USSR, Goskinprom of Georgia, 1930, 37 minutes
On July 20, 1930 the USSR premiere of the documentary film “Buba”, made for the joint-stock film company Goskinprom of Georgia by the first Georgian woman director Nutsa (Nino) Gogoberidze, artist David Kakabadze and cameraman Sergey Zabozlaev took place.
The film had the subtitle "A Story from the Life of the Mountainous Racha" and told about a village cut off from the outside world, located at the height of 2,000 meters in the region of Racha near Mount Buba. The existence of its inhabitants was completely dependent on the seasons and changeable weather, and their way of life could be called medieval.
In Soviet cinema of the 1920s-early 1930s, educational documentaries occupied an important place (often they also included staged episodes). Following the tradition of such kulturfilms, in "Buba" the progressive achievements of the new Soviet society were opposed to primitive village life.
The director of the film, Nutsa Gogoberidze, was also the author of the script. “Buba” is her second film work. Prior to that, she directed the compilation documentary “Their Kingdom” (1928) with Mikhail Kalatozishvili (who later became known as Kalatozov). Out of this “newsreel picture” (as Gogoberidze and Kalatozishvili called it in a short manifesto published in the journal of Georgian futurists "Memartskheneoba"), only two large fragments have survived, but they are enough to demonstrate the authors' active interest in the avant-garde experiments of that time.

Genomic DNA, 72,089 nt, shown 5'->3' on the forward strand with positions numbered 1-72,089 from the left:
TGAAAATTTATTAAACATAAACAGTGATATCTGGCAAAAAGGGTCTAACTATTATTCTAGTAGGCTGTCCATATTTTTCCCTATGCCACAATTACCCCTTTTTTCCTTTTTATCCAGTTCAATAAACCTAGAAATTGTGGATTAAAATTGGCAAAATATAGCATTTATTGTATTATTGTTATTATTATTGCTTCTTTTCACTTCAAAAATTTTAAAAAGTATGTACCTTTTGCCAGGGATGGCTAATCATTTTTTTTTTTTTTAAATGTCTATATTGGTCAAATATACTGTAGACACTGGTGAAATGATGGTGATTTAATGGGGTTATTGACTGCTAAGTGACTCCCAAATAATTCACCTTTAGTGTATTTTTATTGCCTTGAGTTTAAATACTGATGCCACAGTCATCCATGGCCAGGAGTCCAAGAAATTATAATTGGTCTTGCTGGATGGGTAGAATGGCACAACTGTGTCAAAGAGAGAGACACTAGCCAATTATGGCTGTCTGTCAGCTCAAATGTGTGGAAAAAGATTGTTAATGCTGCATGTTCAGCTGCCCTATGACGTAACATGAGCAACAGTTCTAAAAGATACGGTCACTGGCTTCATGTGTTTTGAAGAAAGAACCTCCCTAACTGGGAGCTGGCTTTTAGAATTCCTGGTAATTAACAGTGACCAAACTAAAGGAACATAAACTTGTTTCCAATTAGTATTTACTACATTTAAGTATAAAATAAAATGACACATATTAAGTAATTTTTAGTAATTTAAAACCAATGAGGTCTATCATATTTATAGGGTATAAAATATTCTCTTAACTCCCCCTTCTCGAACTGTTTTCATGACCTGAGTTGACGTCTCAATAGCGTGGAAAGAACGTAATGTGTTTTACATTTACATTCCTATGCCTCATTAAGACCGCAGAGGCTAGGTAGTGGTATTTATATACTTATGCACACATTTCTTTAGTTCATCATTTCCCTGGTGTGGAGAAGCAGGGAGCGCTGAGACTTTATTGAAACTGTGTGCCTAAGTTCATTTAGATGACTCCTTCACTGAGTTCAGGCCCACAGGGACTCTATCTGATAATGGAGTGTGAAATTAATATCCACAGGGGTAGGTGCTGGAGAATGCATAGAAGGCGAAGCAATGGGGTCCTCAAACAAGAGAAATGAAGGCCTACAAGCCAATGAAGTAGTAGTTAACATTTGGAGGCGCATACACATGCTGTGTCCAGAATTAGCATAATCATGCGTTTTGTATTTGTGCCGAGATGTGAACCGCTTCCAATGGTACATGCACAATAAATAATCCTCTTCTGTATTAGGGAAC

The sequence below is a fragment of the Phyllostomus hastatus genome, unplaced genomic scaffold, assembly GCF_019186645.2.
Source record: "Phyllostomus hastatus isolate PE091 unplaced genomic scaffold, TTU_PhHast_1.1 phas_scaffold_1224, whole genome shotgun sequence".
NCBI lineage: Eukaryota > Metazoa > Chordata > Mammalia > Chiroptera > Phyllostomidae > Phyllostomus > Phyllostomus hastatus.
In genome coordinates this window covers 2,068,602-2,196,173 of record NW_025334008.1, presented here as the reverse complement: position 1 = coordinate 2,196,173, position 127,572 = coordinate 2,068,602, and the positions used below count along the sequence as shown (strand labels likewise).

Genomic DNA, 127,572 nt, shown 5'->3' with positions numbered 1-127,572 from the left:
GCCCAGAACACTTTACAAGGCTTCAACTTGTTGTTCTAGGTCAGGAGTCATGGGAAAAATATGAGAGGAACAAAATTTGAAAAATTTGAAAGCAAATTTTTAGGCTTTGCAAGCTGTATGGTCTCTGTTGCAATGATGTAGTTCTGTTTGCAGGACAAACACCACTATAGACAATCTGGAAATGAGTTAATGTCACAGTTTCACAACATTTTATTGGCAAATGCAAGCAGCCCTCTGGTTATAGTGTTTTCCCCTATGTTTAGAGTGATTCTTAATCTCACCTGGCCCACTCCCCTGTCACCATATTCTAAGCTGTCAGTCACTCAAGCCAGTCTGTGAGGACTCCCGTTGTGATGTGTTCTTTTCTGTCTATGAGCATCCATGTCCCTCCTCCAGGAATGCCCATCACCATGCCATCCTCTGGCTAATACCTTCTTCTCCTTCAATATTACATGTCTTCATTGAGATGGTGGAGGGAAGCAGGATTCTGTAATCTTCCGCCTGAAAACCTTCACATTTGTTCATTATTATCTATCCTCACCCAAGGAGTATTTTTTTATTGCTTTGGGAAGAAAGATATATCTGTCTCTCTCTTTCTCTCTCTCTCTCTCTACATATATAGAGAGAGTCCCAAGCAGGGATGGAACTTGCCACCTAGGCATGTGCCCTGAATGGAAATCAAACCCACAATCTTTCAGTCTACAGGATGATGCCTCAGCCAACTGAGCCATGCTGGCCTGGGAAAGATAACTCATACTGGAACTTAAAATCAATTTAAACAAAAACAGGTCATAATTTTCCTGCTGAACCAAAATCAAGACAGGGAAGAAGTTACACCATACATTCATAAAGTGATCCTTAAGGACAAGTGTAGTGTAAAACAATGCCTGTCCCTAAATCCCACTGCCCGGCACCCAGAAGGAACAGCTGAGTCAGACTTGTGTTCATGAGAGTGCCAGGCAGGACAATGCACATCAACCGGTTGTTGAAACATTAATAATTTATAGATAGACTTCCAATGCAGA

A vivid reminder of Gogoberidze's previous work in "Buba" is an episode with a dance of villagers before the departure of carpenters to seasonal work. It refers to the famous protest dance in the classic film of Georgian - and world - avant-garde “Eliso” (1928, directed by Nikolay Shengelaya). Familiarity with the principles of avant-garde film editing is also felt in the striking episode of harvesting.
However, the potential radicalism of such moments - so important for the famous "ethnographic" film "Salt for Svanetia" by Kalatozov (released in May 1930) - is softened by Gogoberidze's tactful and, at the same time, deep, almost metaphysical sense of customs, rituals, human and natural rhythms of life (prior to her work in cinema, Gogoberidze collected Georgian folklore and studied philosophy).
A significant contribution to the stylistic achievements of “Buba” was made by the artist David Kakabadze, who had a keen sense of Georgian culture and had had an education in international avant-garde (while Gogoberidze studied in Germany at the Department of Philosophy at the University of Jena, he was actively involved in artistic experiments in France). The cinematography of Sergey Zabozlaev also should be noted: he started to work in cinema in the early 1920s, was sensitive to the individual preferences of the filmmakers who worked with him and knew how to combine the monumental and the decorative in the natural and cultural wealth that surrounded him.
Shortly after its release, "Buba" was banned. What caused this? Perhaps, overloading the with “neutral” religious images, or the unfolding criticism of kulturfilm as a simplified cinematic form that interferes with the full-fledged development of Soviet cinema. One way or another, "Buba" spent many years in oblivion and has only recently been rediscovered by the international film community.